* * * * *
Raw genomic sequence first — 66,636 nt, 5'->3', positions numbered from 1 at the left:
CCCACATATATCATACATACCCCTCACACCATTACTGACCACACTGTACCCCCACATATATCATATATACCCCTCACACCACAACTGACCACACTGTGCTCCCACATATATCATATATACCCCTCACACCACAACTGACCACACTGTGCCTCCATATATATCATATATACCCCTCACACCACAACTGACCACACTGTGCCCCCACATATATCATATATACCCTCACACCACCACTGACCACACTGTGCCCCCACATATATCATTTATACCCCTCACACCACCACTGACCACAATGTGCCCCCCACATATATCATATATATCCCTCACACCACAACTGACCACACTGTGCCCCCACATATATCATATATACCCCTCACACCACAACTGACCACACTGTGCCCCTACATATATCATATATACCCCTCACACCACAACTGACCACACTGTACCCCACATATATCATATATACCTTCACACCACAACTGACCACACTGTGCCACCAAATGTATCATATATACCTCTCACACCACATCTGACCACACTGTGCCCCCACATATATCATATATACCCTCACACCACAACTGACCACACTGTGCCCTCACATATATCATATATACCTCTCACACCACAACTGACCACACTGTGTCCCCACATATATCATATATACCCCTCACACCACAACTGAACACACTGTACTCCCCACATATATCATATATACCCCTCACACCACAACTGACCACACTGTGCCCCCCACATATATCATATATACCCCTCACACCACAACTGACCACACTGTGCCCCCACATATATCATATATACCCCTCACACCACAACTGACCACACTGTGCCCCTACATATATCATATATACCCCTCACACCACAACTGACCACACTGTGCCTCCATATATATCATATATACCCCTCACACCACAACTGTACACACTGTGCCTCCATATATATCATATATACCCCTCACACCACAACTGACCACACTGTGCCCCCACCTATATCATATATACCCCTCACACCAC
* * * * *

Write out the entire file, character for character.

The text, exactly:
Raw genomic sequence first — 66,636 nt, 5'->3', positions numbered from 1 at the left:
CCCACATATATCATACATACCCCTCACACCATTACTGACCACACTGTACCCCCACATATATCATATATACCCCTCACACCACAACTGACCACACTGTGCTCCCACATATATCATATATACCCCTCACACCACAACTGACCACACTGTGCCTCCATATATATCATATATACCCCTCACACCACAACTGACCACACTGTGCCCCCACATATATCATATATACCCTCACACCACCACTGACCACACTGTGCCCCCACATATATCATTTATACCCCTCACACCACCACTGACCACAATGTGCCCCCCACATATATCATATATATCCCTCACACCACAACTGACCACACTGTGCCCCCACATATATCATATATACCCCTCACACCACAACTGACCACACTGTGCCCCTACATATATCATATATACCCCTCACACCACAACTGACCACACTGTACCCCACATATATCATATATACCTTCACACCACAACTGACCACACTGTGCCACCAAATGTATCATATATACCTCTCACACCACATCTGACCACACTGTGCCCCCACATATATCATATATACCCTCACACCACAACTGACCACACTGTGCCCTCACATATATCATATATACCTCTCACACCACAACTGACCACACTGTGTCCCCACATATATCATATATACCCCTCACACCACAACTGAACACACTGTACTCCCCACATATATCATATATACCCCTCACACCACAACTGACCACACTGTGCCCCCCACATATATCATATATACCCCTCACACCACAACTGACCACACTGTGCCCCCACATATATCATATATACCCCTCACACCACAACTGACCACACTGTGCCCCTACATATATCATATATACCCCTCACACCACAACTGACCACACTGTGCCTCCATATATATCATATATACCCCTCACACCACAACTGTACACACTGTGCCTCCATATATATCATATATACCCCTCACACCACAACTGACCACACTGTGCCCCCACCTATATCATATATACCCCTCACACCAC